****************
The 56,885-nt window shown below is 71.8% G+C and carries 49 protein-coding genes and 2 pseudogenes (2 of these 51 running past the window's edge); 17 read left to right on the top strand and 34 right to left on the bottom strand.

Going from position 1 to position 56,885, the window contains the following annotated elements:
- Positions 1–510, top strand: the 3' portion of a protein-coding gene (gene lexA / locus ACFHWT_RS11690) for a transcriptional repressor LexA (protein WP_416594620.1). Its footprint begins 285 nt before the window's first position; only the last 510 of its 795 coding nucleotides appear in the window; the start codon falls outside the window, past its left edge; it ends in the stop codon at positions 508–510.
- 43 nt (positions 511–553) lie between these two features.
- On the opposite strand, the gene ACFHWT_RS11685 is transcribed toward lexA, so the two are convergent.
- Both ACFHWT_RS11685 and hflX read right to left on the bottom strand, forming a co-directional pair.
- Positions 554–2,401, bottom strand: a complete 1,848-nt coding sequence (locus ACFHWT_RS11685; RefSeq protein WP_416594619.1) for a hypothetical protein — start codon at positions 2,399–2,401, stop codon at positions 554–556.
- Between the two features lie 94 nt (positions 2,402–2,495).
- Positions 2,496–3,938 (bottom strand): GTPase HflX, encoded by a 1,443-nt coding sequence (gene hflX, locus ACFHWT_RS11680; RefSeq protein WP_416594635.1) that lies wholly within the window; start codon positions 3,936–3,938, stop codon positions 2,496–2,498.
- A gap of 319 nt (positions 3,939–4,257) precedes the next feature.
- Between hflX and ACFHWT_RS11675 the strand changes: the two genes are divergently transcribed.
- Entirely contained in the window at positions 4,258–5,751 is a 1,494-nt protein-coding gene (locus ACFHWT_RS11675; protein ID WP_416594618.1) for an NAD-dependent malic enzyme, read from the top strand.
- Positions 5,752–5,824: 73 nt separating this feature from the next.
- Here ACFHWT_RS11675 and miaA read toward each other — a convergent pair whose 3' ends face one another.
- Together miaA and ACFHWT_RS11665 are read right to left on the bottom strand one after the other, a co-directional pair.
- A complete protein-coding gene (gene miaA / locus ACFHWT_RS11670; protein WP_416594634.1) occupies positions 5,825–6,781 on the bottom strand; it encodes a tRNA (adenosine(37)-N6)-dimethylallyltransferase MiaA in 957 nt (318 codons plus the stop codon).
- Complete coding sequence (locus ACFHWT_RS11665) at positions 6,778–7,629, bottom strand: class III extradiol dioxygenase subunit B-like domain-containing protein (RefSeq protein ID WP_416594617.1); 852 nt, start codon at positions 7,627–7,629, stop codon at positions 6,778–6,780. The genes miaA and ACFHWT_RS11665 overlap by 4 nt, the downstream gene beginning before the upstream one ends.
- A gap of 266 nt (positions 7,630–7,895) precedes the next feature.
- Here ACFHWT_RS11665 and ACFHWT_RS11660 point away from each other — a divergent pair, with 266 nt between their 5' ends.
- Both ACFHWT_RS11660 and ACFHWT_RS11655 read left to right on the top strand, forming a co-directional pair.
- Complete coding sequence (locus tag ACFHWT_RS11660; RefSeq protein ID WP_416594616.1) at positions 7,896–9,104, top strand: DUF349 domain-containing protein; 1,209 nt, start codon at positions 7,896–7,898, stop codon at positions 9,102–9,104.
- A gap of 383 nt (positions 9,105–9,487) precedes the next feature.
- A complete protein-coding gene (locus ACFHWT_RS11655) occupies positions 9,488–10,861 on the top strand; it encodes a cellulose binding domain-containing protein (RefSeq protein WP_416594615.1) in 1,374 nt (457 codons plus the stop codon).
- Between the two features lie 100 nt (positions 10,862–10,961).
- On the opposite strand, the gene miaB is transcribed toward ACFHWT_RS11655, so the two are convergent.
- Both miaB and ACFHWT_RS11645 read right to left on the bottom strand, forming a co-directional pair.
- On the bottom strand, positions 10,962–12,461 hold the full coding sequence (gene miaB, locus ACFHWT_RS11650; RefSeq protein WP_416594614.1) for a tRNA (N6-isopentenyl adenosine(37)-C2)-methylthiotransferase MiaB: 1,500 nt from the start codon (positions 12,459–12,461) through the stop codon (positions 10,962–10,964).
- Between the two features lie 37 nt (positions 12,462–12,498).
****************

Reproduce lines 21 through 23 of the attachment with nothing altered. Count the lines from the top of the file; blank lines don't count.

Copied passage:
- Complete coding sequence (locus tag ACFHWT_RS11660; RefSeq protein ID WP_416594616.1) at positions 7,896–9,104, top strand: DUF349 domain-containing protein; 1,209 nt, start codon at positions 7,896–7,898, stop codon at positions 9,102–9,104.
- A gap of 383 nt (positions 9,105–9,487) precedes the next feature.
- A complete protein-coding gene (locus ACFHWT_RS11655) occupies positions 9,488–10,861 on the top strand; it encodes a cellulose binding domain-containing protein (RefSeq protein WP_416594615.1) in 1,374 nt (457 codons plus the stop codon).